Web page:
Stopping an aircraft during the early days of aviation was not all that difficult. Even through World War II, most aircraft were relatively small and landed at low enough speeds that simple brakes, comparable to those on an automobile, were sufficient to stop a plane in a reasonable distance. It is true that the brakes used in aviation were generally more advanced than those used in the auto industry--disk brakes were first used on an airplane around 1910 while they did not become common on cars until the 1950s--but the basic concept was simple enough.
However, the advent of the jet engine ushered in a new era of much larger and faster aircraft for both the military and airline operations. Though wheel brakes were still used on these aircraft, they proved unable to bring modern planes to a stop without incredibly long runways. This behavior made it necessary to develop new mechanisms to create drag that overcomes the kinetic energy of a landing aircraft and reduces the landing roll. The concepts for doing so generally fall into two categories, aerodynamic devices and propulsive devices.
The two primary aerodynamic devices that have been used to increase drag on a plane during landing are control surfaces and parachutes. Some control surfaces, like the speed brake shown on the Su-27 below, are designed primarily for this purpose.
Other devices serve multiple purposes depending on how they are used during the course of a flight. Most commercial airliners are equipped with wing spoilers that are used to make banking turns. These devices are used during flight when the spoiler on one wing is deployed causing the plane to go into a bank. However, the devices can also be deflected on both wings simultaneously during landing. This use of spoilers creates an equal amount of drag on both sides of the plane that helps to slow the vehicle down and reduce the landing roll. A similar device is the drag rudder used on planes like the B-2 Spirit. Drag rudders are located near the wingtips and are also used primarily to help the plane turn during flight. Deflecting the rudders together during landing, however, creates aerodynamic drag to slow the plane down.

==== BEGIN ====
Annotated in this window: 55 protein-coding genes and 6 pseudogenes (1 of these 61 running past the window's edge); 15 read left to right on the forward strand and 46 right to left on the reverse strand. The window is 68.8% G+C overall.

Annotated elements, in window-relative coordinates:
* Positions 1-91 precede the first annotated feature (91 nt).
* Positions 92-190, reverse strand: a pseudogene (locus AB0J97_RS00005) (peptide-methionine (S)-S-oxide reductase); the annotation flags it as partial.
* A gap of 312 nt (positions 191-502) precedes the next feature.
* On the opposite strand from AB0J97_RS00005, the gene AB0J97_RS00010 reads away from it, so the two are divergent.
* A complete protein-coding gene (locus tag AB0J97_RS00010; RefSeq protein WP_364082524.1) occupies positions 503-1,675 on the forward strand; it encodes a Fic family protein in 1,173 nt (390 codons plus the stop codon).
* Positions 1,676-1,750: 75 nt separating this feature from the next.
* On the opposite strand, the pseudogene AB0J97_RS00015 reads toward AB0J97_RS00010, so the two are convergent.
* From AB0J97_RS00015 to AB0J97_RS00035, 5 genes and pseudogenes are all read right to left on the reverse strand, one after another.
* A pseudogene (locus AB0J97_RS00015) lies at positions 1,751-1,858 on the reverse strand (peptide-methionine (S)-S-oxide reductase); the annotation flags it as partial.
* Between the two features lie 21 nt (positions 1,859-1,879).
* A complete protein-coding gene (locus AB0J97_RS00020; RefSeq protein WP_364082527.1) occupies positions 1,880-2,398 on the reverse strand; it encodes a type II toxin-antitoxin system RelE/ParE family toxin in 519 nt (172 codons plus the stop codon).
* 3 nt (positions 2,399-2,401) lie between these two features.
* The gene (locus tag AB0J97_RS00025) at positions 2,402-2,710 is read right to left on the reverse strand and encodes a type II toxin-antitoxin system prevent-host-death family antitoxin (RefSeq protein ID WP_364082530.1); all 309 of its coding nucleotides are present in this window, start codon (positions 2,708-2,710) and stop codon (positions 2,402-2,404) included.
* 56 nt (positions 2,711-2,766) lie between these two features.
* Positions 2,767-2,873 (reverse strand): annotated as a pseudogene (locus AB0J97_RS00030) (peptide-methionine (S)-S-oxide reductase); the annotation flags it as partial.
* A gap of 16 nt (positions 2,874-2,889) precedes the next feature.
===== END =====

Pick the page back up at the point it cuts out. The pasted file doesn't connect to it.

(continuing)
Another aerodynamic device that is less commonly used is the drag parachute. These parachutes are typically used only on military aircraft, although some Russian commercial airliners have actually used them as well. The Space Shuttle is also equipped with a parachute. During landing, one or more parachutes are deployed from a compartment in the aft end of an aircraft to increase the drag of the vehicle and provide additional stopping force. The primary disadvantage of this approach is that the parachute must be repackaged aboard the plane before the aircraft can take off again on its next flight.
In addition to brakes and aerodynamic devices, an airplane's engines can also be used to help bring the vehicle to a stop. Many aircraft that generate thrust using propellers, whether they be powered by piston or turboprop engines, use variable pitch propeller blades. These blades can be rotated to different positions during flight to maximize their efficiency in producing thrust. In addition, the blades can be rotated to a position that creates high drag during landing to slow the aircraft.
A comparable device on jet-powered planes is called the thrust reverser. One common misconception about thrust reversing is that the engine itself actually runs in reverse, but this is not the case. In other words, air does not come in through the nozzle of the engine and be exhausted through the inlet to "reverse" the thrust. The engine itself still operates in the same manner, but the thrust it generates is redirected to produce drag. A number of different ways exist to reverse the thrust of both turbojet and turbofan engines, but they generally fall into two categories. These two methods are called cascades and clam shells, both of which are shown below on a conceptual schematic of a turbofan engine.